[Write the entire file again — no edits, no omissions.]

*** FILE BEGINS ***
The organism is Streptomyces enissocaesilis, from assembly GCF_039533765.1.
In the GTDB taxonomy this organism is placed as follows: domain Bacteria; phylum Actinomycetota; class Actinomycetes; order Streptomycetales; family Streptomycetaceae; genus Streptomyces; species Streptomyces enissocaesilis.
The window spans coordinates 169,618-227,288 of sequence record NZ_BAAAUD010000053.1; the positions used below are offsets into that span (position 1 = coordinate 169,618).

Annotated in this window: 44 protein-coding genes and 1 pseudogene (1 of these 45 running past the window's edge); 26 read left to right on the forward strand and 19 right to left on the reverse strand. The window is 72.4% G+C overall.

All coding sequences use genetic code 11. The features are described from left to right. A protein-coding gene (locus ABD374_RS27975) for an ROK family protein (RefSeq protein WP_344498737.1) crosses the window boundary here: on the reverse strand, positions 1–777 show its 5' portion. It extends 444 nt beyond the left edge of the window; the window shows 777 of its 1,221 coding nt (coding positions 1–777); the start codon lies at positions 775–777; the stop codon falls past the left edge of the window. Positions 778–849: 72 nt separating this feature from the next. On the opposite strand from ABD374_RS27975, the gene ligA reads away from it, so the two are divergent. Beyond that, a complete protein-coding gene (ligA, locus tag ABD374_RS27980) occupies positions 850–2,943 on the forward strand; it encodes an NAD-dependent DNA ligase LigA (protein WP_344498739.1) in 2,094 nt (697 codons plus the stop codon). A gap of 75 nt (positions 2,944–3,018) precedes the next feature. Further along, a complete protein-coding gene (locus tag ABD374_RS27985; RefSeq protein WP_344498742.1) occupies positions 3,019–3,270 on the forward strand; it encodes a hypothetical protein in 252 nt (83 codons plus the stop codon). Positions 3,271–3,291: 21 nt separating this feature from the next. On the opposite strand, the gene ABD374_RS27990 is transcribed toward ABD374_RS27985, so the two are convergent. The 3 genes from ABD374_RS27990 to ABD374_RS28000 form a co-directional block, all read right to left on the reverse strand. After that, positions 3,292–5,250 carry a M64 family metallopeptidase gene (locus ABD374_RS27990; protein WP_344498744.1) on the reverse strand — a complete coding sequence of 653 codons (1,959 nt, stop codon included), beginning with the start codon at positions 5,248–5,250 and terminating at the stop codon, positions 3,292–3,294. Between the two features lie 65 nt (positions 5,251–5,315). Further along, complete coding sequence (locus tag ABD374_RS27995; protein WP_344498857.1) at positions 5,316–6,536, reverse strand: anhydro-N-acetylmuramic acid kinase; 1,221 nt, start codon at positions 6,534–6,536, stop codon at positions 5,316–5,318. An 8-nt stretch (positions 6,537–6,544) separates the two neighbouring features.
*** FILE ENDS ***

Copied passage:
The organism is Streptomyces enissocaesilis, from assembly GCF_039533765.1.
In the GTDB taxonomy this organism is placed as follows: domain Bacteria; phylum Actinomycetota; class Actinomycetes; order Streptomycetales; family Streptomycetaceae; genus Streptomyces; species Streptomyces enissocaesilis.
The window spans coordinates 169,618-227,288 of sequence record NZ_BAAAUD010000053.1; the positions used below are offsets into that span (position 1 = coordinate 169,618).

Annotated in this window: 44 protein-coding genes and 1 pseudogene (1 of these 45 running past the window's edge); 26 read left to right on the forward strand and 19 right to left on the reverse strand. The window is 72.4% G+C overall.

All coding sequences use genetic code 11. The features are described from left to right. A protein-coding gene (locus ABD374_RS27975) for an ROK family protein (RefSeq protein WP_344498737.1) crosses the window boundary here: on the reverse strand, positions 1–777 show its 5' portion. It extends 444 nt beyond the left edge of the window; the window shows 777 of its 1,221 coding nt (coding positions 1–777); the start codon lies at positions 775–777; the stop codon falls past the left edge of the window. Positions 778–849: 72 nt separating this feature from the next. On the opposite strand from ABD374_RS27975, the gene ligA reads away from it, so the two are divergent. Beyond that, a complete protein-coding gene (ligA, locus tag ABD374_RS27980) occupies positions 850–2,943 on the forward strand; it encodes an NAD-dependent DNA ligase LigA (protein WP_344498739.1) in 2,094 nt (697 codons plus the stop codon). A gap of 75 nt (positions 2,944–3,018) precedes the next feature. Further along, a complete protein-coding gene (locus tag ABD374_RS27985; RefSeq protein WP_344498742.1) occupies positions 3,019–3,270 on the forward strand; it encodes a hypothetical protein in 252 nt (83 codons plus the stop codon). Positions 3,271–3,291: 21 nt separating this feature from the next. On the opposite strand, the gene ABD374_RS27990 is transcribed toward ABD374_RS27985, so the two are convergent. The 3 genes from ABD374_RS27990 to ABD374_RS28000 form a co-directional block, all read right to left on the reverse strand. After that, positions 3,292–5,250 carry a M64 family metallopeptidase gene (locus ABD374_RS27990; protein WP_344498744.1) on the reverse strand — a complete coding sequence of 653 codons (1,959 nt, stop codon included), beginning with the start codon at positions 5,248–5,250 and terminating at the stop codon, positions 3,292–3,294. Between the two features lie 65 nt (positions 5,251–5,315). Further along, complete coding sequence (locus tag ABD374_RS27995; protein WP_344498857.1) at positions 5,316–6,536, reverse strand: anhydro-N-acetylmuramic acid kinase; 1,221 nt, start codon at positions 6,534–6,536, stop codon at positions 5,316–5,318. An 8-nt stretch (positions 6,537–6,544) separates the two neighbouring features.